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Hip and Valley Flashing

Cutting a panel diagonally across a rib produces a large irregularly shaped void that is difficult to flash and close off. Unfortunately, hip and valley details are usually left for the installers to figure out in the field. A contractor can save a crew a lot of grief, however, by selecting a panel profile with the narrowest possible rib. Similarly, it is best to select a panel that is as flat as possible between ribs - one without minor stiffening ribs or flutes between the major ribs. Common practice calls for installing a bitumen or modified bitumen underlayment under valleys and over hips to protect the roof sheathing from damage and leaks. However, relying on this added protection may prove to be a mistake, especially in cold climates. Once water gets under the roof panels, it can corrode the underside of the metal panels or lead to freeze damage of the panels and fasteners. Such problems are impossible to remedy, short of a roof tearoff. Instead, hips and valleys must be made absolutely watertight with closures and tape sealants. Because closures are designed for use at the end of a square cut, however, fitting the closures can be difficult. For standard hips and valleys, some panel manufacturers might provide special skewed closures. Since the closures are made by a separate company, you may have to press the panel manufacturer to find out if these are available. However, skewed closures are expensive. In most cases, you will have to customize the standard closures. Sealing valleys. For valleys, cut off the rib portion of a standard male closure, so you are left with several "plugs." Position these plugs square to the panel's length. Install tape sealant on the top and bottom of the plugs, and use a close fastener spacing in the pattern shown in Figure 7.


Figure 7.

Seal the diagonal valley cuts on the roof panel with plugs cut from a closure strip. The plugs must be positioned square to the panel's length and sealed top and bottom with butyl tape. When nailing in valley flashing prior to installing roof panels, be sure the nails are positioned upslope of the sealant. As always, be sure the screws pierce the sealant, or are placed on the dry side of the joint. Use a valley flashing made from prefinished flat roofing stock, bent to the roof slopes, with an inverted "V" in the center. Install the flashing prior to installing the roof panel by temporarily nailing along the upslope edge of the flashing. Be sure that the nail locations will be upslope of the sealant in the finished assembly. Keep the roof panel edge at least 3 to 4 inches upslope of the valley centerline, and make sure the flashing extends at least 4 inches past the panel edge so the closures seal to the flashing. On long valleys, use several valley sections to avoid problems with thermal expansion. Overlap the sections at least 3 inches and use a double row of tape sealant. If the valley sections nest well, don't fasten the sections together with screws. If you need to snug up the connection, place the screws in the upper section only, just upslope of the lower flashing section. This will hold the lower section in place with friction and allow for differential movement between the sections. Sealing hips. For sealing hip ridges, most manufacturers provide metal J-trim, which is capped by a metal ridge cap (Figure 8).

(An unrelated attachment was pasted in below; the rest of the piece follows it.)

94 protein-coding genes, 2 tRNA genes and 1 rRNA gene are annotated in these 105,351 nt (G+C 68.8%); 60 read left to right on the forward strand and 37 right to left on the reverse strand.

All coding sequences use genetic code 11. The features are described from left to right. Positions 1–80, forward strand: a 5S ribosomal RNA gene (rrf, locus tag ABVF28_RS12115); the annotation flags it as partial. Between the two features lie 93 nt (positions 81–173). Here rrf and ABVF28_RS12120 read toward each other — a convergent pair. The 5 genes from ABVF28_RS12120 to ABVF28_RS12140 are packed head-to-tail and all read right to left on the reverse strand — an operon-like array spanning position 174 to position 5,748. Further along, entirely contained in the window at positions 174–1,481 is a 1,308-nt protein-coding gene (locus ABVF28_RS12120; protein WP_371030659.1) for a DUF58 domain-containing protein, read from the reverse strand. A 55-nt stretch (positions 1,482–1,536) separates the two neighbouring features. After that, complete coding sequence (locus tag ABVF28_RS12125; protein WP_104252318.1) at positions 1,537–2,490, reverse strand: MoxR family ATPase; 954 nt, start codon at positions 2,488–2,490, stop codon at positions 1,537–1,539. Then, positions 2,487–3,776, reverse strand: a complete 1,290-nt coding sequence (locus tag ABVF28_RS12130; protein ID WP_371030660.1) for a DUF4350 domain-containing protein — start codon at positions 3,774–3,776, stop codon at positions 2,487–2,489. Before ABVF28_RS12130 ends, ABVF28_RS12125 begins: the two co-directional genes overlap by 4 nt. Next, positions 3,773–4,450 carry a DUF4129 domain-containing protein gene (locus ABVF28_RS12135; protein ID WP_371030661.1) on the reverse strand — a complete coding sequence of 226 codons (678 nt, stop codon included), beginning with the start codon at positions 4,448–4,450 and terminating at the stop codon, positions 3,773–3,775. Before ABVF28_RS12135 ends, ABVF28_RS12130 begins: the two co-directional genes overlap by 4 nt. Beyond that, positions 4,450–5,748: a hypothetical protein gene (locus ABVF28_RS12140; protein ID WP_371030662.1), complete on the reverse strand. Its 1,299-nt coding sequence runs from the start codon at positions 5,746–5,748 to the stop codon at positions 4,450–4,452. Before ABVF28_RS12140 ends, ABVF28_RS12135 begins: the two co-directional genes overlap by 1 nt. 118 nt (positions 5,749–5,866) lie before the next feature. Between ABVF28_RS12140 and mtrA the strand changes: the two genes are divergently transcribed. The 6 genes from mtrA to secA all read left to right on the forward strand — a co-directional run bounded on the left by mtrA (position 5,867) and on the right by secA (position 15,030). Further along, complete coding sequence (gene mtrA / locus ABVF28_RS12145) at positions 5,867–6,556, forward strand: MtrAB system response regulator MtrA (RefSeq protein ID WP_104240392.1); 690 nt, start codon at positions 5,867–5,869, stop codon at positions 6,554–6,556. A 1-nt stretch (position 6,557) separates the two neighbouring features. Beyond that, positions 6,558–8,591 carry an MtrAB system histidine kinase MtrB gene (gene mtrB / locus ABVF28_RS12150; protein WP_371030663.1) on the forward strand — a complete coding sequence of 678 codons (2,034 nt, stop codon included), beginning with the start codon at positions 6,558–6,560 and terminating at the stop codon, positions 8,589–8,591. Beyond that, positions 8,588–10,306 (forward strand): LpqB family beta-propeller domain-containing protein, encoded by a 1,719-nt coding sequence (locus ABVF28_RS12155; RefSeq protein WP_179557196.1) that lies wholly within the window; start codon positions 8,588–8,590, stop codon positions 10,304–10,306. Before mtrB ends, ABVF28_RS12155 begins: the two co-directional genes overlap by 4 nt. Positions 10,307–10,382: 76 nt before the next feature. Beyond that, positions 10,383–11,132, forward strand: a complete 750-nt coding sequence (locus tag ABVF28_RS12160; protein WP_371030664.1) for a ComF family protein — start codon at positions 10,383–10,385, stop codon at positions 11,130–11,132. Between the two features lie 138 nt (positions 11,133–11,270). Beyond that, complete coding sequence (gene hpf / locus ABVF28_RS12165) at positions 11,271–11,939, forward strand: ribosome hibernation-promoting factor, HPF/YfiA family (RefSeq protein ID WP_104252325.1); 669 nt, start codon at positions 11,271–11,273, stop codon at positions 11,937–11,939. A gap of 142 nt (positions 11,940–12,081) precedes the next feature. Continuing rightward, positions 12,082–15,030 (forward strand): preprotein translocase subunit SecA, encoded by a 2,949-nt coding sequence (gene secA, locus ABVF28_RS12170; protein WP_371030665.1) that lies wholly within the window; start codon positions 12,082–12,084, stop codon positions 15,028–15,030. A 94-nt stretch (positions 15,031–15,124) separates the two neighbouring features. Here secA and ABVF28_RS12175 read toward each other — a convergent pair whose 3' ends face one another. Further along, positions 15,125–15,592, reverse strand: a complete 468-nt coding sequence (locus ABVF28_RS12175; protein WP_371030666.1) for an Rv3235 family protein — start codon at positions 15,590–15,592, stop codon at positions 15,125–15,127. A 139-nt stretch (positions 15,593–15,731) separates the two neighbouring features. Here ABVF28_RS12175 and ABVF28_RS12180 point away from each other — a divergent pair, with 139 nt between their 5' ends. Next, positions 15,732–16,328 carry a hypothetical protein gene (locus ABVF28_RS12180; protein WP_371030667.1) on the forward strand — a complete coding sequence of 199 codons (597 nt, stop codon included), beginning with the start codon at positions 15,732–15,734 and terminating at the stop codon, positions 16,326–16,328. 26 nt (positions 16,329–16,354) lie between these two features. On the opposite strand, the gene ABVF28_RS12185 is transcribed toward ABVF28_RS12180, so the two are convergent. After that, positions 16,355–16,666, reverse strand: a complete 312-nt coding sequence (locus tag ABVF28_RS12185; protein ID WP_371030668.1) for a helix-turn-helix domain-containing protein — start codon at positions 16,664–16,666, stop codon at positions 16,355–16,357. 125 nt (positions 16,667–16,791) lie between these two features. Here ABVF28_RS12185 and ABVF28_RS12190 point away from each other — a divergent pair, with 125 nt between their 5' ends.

Figure 8.

To seal hip ridges, use metal J-trim and closure plugs set square to the panel's length. On simple hips in steep roofs, this assembly can be installed without tape sealant, but on complex or low-slope roofs, use plug closures and butyl tape. On simple hips in steep roofs, this assembly can be installed without tape sealant. However, on complex roofs where snowmelt and ice damming patterns are difficult to predict, use plug closures and tape sealant to render the assembly watertight.

Cutting Panels

Be sure to use the proper tools whenever you are cutting panels in the field. Cutting metal panels with abrasive cutting blades will overheat the panel at the cut, burning the paint and permanently damaging the metallic coating. It also leaves a ragged edge. Use electric nibblers for cutting across the panel and electric shears for cutting parallel to the length of the panel. Be sure to sweep the roof clean of all cutting and drilling debris daily, or you will end up with unsightly rust stains on the panel surface. Rob Haddock is director of the Metal Roof Advisory Group, an independent consulting firm with international clientele, and a former roofing contractor with more than 20 years' experience.

Sources of Supply

Major distributors of screws, closures, flashing, and sealants for metal roofing include:

Atlas Bolt and Screw Co. 1628 Troy Rd.

Ashland, OH 44805


Dynamic Fastener

9911 E. 53rd. St.

Kansas City, MO 64133


East Coast Fasteners and Closures P.O. Box Q

Elkhart Lake, WI 53020